Seated leg extensions are a popular exercise, known for targeting the quadriceps muscles. The exercise involves extending the leg while seated, usually using a weight stack machine or a resistance band. However, there is some controversy about whether seated leg extensions are dangerous for the knees or a great rehab exercise. Keep reading to learn about both sides of the argument, and how leg extensions can be beneficial when performed correctly (with a physical therapist).
Is The Leg Extension Exercise Dangerous?
The argument that seated leg extensions are dangerous for the knees stems from the fact that the exercise puts a lot of stress on the knees. When performing a leg extension, the force is concentrated at the knee joint and involves a large fulcrum.
Some people argue this stress can lead to knee problems, such as muscle strain, ligament injuries, or other types of knee pain. In particular, if the knees are unprepared for the load or are not aligned correctly (particularly for those with pre-existing knee problems), it may increase the risk of injuring the knees while performing this exercise.
Or Is It A Great Knee Exercise?
On the other side of the argument, many fitness experts believe that seated leg extensions can be a great rehab exercise. This is because it is a low-impact exercise that isolates the quadriceps muscles, which are essential for knee stability. For those who are rehabilitating from an injury, this exercise can be an effective way to rebuild strength in the knees.
The benefit of the exercise depends on various factors, including fitness levels, knee health, experience, and how the exercise is performed. For this reason, it’s important to consult a physical therapist before starting this exercise.
A physical therapist is trained in prescribing the correct exercises, and progressing or regressing the difficulty of the exercise program depending on the individual. Here are some key factors that a physical therapist considers before prescribing a leg extension exercise:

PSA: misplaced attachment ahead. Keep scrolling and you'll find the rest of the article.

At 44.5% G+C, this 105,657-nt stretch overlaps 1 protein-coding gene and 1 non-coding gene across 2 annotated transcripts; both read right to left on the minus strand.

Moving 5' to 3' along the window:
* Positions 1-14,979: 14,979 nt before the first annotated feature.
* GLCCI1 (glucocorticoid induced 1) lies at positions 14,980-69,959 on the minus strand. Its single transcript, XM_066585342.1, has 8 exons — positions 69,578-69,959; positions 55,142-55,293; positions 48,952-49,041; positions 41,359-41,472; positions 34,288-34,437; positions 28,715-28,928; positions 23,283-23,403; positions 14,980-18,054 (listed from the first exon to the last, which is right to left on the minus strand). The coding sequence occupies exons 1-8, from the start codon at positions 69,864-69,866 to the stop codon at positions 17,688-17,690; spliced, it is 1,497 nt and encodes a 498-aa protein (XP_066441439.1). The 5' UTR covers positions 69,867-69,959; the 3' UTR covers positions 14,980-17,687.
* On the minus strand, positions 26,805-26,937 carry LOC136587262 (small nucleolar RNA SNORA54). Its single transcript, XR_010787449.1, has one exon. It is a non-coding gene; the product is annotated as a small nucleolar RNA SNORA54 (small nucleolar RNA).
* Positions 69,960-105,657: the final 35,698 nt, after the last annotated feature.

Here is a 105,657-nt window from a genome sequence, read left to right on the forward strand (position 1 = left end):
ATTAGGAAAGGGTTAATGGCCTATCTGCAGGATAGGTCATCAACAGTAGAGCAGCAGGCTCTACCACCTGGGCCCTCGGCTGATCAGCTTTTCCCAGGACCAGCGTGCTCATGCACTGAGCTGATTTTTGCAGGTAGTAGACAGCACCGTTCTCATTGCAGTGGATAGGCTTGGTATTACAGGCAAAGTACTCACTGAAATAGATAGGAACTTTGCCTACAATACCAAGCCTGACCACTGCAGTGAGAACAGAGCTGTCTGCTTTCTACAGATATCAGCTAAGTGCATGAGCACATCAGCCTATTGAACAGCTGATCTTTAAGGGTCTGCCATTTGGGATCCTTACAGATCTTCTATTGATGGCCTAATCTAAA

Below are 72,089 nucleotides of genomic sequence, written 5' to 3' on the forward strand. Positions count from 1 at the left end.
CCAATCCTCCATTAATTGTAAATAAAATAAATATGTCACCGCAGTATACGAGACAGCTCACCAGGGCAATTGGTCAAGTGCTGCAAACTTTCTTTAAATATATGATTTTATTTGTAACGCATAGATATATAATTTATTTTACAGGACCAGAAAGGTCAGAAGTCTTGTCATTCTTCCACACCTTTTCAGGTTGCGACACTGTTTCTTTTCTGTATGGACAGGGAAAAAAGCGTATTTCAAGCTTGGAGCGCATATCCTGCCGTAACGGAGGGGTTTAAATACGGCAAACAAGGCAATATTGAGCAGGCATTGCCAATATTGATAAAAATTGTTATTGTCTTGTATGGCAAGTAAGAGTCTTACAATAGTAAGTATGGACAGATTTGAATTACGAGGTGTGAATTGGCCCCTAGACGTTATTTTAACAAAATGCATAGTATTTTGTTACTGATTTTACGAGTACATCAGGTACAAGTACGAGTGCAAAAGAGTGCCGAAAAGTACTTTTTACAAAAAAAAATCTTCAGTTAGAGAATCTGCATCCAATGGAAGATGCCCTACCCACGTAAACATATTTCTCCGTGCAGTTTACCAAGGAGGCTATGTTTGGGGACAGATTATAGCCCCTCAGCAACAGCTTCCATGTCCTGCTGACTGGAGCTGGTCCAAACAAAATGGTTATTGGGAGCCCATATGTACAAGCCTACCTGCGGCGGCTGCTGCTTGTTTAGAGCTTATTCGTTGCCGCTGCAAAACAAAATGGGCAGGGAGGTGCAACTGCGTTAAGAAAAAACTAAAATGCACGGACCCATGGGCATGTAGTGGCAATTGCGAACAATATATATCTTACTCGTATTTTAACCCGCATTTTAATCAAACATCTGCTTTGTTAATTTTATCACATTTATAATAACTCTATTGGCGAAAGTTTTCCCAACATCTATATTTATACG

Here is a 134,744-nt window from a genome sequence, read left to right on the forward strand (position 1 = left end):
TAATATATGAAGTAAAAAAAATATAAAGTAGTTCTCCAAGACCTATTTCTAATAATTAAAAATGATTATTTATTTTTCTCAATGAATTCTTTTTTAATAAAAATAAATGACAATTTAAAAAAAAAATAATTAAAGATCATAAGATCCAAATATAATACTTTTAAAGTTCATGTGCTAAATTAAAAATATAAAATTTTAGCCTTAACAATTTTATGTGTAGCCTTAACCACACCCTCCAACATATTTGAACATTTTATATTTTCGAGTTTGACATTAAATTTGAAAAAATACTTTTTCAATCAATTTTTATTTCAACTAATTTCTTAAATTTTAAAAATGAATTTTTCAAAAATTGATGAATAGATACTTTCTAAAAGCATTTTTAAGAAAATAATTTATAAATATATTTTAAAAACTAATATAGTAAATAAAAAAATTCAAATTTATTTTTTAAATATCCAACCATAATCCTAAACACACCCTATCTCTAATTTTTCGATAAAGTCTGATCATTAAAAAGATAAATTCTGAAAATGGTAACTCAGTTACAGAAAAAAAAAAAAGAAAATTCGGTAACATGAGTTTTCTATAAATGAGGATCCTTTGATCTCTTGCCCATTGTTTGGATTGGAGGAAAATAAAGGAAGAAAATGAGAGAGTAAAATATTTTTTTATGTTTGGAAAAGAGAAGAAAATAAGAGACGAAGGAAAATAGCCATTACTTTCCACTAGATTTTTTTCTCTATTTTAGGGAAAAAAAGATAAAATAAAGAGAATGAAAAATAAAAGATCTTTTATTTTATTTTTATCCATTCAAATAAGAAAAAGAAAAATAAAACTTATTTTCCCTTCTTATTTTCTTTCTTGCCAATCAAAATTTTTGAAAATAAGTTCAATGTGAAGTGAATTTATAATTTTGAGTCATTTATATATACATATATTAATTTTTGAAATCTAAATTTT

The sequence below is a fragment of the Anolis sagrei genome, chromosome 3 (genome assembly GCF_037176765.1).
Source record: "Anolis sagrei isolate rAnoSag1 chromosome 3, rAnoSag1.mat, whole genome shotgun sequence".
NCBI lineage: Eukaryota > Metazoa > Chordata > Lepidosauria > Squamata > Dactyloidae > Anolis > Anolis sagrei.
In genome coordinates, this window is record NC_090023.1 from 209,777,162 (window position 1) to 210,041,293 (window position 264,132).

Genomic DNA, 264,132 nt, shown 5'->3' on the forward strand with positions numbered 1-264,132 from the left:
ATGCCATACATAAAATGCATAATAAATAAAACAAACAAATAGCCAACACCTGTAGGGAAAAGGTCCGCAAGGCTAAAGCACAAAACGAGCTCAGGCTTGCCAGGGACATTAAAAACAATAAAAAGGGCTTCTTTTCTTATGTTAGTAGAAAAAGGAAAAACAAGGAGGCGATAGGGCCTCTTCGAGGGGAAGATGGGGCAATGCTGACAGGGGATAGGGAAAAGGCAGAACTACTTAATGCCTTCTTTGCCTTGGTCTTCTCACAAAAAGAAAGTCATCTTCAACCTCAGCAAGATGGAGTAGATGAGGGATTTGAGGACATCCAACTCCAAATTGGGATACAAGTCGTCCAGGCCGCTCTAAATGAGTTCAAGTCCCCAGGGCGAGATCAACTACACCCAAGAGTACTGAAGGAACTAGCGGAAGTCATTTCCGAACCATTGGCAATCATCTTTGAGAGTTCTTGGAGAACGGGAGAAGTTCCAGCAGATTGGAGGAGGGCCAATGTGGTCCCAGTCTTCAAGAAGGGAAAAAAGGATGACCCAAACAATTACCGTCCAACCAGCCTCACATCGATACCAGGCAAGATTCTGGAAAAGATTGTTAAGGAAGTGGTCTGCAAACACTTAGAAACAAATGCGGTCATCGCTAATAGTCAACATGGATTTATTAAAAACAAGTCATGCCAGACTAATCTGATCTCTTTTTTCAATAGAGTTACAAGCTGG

- Proper form: To perform the exercise safely, it is important to maintain proper form. The physical therapist will oversee the exercise and correct any form issues, such as locking the knees during the exercise.
- Weight selection: The weight for seated leg extensions should be appropriate for each person’s fitness level. If the weight is too heavy, it may increase the risk of injuring the knees.
- Knee health: A physical therapist will screen any pre-existing knee problems before prescribing this exercise. In some cases, seated leg extensions may not be recommended.
- Variety: It is also essential to vary the exercises to avoid overloading the knees. A physical therapist may prescribe other exercises like squats, lunges, or leg presses to help to reduce the risk of injury.
Exercise Done Right
Seated leg extensions can be a great exercise for building quadriceps strength, especially when performed correctly. In this way, it’s important to consult a physical therapist at Evoker prior to starting any exercise program to determine if leg extensions are the right exercise.